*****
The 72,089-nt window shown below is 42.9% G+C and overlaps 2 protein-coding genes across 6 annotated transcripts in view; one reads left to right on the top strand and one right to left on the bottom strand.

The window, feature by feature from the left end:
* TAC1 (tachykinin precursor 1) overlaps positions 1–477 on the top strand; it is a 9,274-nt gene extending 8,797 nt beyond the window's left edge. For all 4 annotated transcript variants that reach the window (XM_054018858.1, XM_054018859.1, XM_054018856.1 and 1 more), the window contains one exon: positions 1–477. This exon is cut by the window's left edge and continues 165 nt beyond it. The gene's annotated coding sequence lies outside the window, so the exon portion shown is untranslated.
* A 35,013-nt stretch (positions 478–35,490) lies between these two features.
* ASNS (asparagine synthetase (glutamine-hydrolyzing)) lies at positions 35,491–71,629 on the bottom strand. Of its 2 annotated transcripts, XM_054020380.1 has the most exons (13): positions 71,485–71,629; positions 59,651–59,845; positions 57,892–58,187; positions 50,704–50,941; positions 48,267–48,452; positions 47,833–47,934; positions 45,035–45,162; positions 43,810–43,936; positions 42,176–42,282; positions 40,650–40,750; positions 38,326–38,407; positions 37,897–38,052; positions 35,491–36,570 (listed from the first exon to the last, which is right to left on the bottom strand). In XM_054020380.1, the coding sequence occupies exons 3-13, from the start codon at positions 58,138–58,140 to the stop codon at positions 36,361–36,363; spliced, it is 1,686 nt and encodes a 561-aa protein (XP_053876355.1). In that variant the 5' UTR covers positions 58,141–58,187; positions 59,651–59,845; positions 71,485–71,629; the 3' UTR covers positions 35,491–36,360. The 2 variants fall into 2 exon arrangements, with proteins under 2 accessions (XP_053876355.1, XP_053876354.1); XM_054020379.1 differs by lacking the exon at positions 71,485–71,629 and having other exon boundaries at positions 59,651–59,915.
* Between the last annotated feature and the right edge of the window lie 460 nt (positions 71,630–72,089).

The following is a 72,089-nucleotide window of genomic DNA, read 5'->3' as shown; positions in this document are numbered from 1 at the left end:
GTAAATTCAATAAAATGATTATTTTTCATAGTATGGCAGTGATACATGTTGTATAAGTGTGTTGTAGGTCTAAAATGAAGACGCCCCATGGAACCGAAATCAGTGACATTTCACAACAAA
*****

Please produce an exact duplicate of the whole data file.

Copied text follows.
The 72,089-nt window shown below is 42.9% G+C and overlaps 2 protein-coding genes across 6 annotated transcripts in view; one reads left to right on the top strand and one right to left on the bottom strand.

The window, feature by feature from the left end:
* TAC1 (tachykinin precursor 1) overlaps positions 1–477 on the top strand; it is a 9,274-nt gene extending 8,797 nt beyond the window's left edge. For all 4 annotated transcript variants that reach the window (XM_054018858.1, XM_054018859.1, XM_054018856.1 and 1 more), the window contains one exon: positions 1–477. This exon is cut by the window's left edge and continues 165 nt beyond it. The gene's annotated coding sequence lies outside the window, so the exon portion shown is untranslated.
* A 35,013-nt stretch (positions 478–35,490) lies between these two features.
* ASNS (asparagine synthetase (glutamine-hydrolyzing)) lies at positions 35,491–71,629 on the bottom strand. Of its 2 annotated transcripts, XM_054020380.1 has the most exons (13): positions 71,485–71,629; positions 59,651–59,845; positions 57,892–58,187; positions 50,704–50,941; positions 48,267–48,452; positions 47,833–47,934; positions 45,035–45,162; positions 43,810–43,936; positions 42,176–42,282; positions 40,650–40,750; positions 38,326–38,407; positions 37,897–38,052; positions 35,491–36,570 (listed from the first exon to the last, which is right to left on the bottom strand). In XM_054020380.1, the coding sequence occupies exons 3-13, from the start codon at positions 58,138–58,140 to the stop codon at positions 36,361–36,363; spliced, it is 1,686 nt and encodes a 561-aa protein (XP_053876355.1). In that variant the 5' UTR covers positions 58,141–58,187; positions 59,651–59,845; positions 71,485–71,629; the 3' UTR covers positions 35,491–36,360. The 2 variants fall into 2 exon arrangements, with proteins under 2 accessions (XP_053876355.1, XP_053876354.1); XM_054020379.1 differs by lacking the exon at positions 71,485–71,629 and having other exon boundaries at positions 59,651–59,915.
* Between the last annotated feature and the right edge of the window lie 460 nt (positions 71,630–72,089).

The following is a 72,089-nucleotide window of genomic DNA, read 5'->3' as shown; positions in this document are numbered from 1 at the left end:
GTAAATTCAATAAAATGATTATTTTTCATAGTATGGCAGTGATACATGTTGTATAAGTGTGTTGTAGGTCTAAAATGAAGACGCCCCATGGAACCGAAATCAGTGACATTTCACAACAAA